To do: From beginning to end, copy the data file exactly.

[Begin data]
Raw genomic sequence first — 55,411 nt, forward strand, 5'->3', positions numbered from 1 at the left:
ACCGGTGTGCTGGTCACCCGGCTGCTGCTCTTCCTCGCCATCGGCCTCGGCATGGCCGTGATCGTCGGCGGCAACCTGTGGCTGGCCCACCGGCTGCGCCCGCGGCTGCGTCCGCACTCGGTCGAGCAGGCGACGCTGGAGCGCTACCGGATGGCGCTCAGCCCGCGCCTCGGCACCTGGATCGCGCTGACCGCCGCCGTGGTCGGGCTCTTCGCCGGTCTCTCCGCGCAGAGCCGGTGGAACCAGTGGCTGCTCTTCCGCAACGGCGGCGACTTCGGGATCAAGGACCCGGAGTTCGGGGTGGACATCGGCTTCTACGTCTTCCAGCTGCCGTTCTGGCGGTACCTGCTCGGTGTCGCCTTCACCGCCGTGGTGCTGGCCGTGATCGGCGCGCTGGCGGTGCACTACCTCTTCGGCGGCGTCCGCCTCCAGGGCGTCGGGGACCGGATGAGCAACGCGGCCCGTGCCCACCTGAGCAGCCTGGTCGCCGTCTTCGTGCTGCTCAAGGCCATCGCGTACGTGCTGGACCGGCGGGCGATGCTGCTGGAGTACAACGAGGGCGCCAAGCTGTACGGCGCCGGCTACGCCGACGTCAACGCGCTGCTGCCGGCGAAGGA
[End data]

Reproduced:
Raw genomic sequence first — 55,411 nt, forward strand, 5'->3', positions numbered from 1 at the left:
ACCGGTGTGCTGGTCACCCGGCTGCTGCTCTTCCTCGCCATCGGCCTCGGCATGGCCGTGATCGTCGGCGGCAACCTGTGGCTGGCCCACCGGCTGCGCCCGCGGCTGCGTCCGCACTCGGTCGAGCAGGCGACGCTGGAGCGCTACCGGATGGCGCTCAGCCCGCGCCTCGGCACCTGGATCGCGCTGACCGCCGCCGTGGTCGGGCTCTTCGCCGGTCTCTCCGCGCAGAGCCGGTGGAACCAGTGGCTGCTCTTCCGCAACGGCGGCGACTTCGGGATCAAGGACCCGGAGTTCGGGGTGGACATCGGCTTCTACGTCTTCCAGCTGCCGTTCTGGCGGTACCTGCTCGGTGTCGCCTTCACCGCCGTGGTGCTGGCCGTGATCGGCGCGCTGGCGGTGCACTACCTCTTCGGCGGCGTCCGCCTCCAGGGCGTCGGGGACCGGATGAGCAACGCGGCCCGTGCCCACCTGAGCAGCCTGGTCGCCGTCTTCGTGCTGCTCAAGGCCATCGCGTACGTGCTGGACCGGCGGGCGATGCTGCTGGAGTACAACGAGGGCGCCAAGCTGTACGGCGCCGGCTACGCCGACGTCAACGCGCTGCTGCCGGCGAAGGA